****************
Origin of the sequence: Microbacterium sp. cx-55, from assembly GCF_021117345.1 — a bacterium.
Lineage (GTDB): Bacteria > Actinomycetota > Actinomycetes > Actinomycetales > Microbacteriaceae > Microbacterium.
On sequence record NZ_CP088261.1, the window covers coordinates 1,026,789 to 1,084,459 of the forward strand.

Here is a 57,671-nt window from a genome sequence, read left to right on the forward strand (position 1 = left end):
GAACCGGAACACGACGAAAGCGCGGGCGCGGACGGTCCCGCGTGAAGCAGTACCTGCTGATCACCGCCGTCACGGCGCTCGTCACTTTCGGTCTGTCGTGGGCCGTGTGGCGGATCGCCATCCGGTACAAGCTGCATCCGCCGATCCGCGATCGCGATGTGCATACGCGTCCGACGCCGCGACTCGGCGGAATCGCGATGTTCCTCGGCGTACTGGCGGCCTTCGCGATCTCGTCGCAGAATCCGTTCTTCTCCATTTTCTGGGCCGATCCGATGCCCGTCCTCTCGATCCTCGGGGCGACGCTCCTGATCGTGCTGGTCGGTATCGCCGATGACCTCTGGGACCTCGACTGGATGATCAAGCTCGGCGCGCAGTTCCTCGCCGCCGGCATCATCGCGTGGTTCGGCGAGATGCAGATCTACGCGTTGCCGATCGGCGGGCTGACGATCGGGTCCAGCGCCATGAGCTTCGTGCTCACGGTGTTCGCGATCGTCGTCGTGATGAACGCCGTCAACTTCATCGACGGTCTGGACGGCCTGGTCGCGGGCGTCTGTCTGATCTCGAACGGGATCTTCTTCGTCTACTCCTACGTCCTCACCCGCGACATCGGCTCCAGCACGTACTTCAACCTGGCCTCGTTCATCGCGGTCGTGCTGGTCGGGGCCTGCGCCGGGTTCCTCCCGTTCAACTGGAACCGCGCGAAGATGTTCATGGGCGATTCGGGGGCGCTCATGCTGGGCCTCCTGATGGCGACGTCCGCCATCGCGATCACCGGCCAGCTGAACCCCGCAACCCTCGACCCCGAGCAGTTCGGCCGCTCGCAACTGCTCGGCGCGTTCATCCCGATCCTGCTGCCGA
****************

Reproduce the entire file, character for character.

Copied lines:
Origin of the sequence: Microbacterium sp. cx-55, from assembly GCF_021117345.1 — a bacterium.
Lineage (GTDB): Bacteria > Actinomycetota > Actinomycetes > Actinomycetales > Microbacteriaceae > Microbacterium.
On sequence record NZ_CP088261.1, the window covers coordinates 1,026,789 to 1,084,459 of the forward strand.

Here is a 57,671-nt window from a genome sequence, read left to right on the forward strand (position 1 = left end):
GAACCGGAACACGACGAAAGCGCGGGCGCGGACGGTCCCGCGTGAAGCAGTACCTGCTGATCACCGCCGTCACGGCGCTCGTCACTTTCGGTCTGTCGTGGGCCGTGTGGCGGATCGCCATCCGGTACAAGCTGCATCCGCCGATCCGCGATCGCGATGTGCATACGCGTCCGACGCCGCGACTCGGCGGAATCGCGATGTTCCTCGGCGTACTGGCGGCCTTCGCGATCTCGTCGCAGAATCCGTTCTTCTCCATTTTCTGGGCCGATCCGATGCCCGTCCTCTCGATCCTCGGGGCGACGCTCCTGATCGTGCTGGTCGGTATCGCCGATGACCTCTGGGACCTCGACTGGATGATCAAGCTCGGCGCGCAGTTCCTCGCCGCCGGCATCATCGCGTGGTTCGGCGAGATGCAGATCTACGCGTTGCCGATCGGCGGGCTGACGATCGGGTCCAGCGCCATGAGCTTCGTGCTCACGGTGTTCGCGATCGTCGTCGTGATGAACGCCGTCAACTTCATCGACGGTCTGGACGGCCTGGTCGCGGGCGTCTGTCTGATCTCGAACGGGATCTTCTTCGTCTACTCCTACGTCCTCACCCGCGACATCGGCTCCAGCACGTACTTCAACCTGGCCTCGTTCATCGCGGTCGTGCTGGTCGGGGCCTGCGCCGGGTTCCTCCCGTTCAACTGGAACCGCGCGAAGATGTTCATGGGCGATTCGGGGGCGCTCATGCTGGGCCTCCTGATGGCGACGTCCGCCATCGCGATCACCGGCCAGCTGAACCCCGCAACCCTCGACCCCGAGCAGTTCGGCCGCTCGCAACTGCTCGGCGCGTTCATCCCGATCCTGCTGCCGA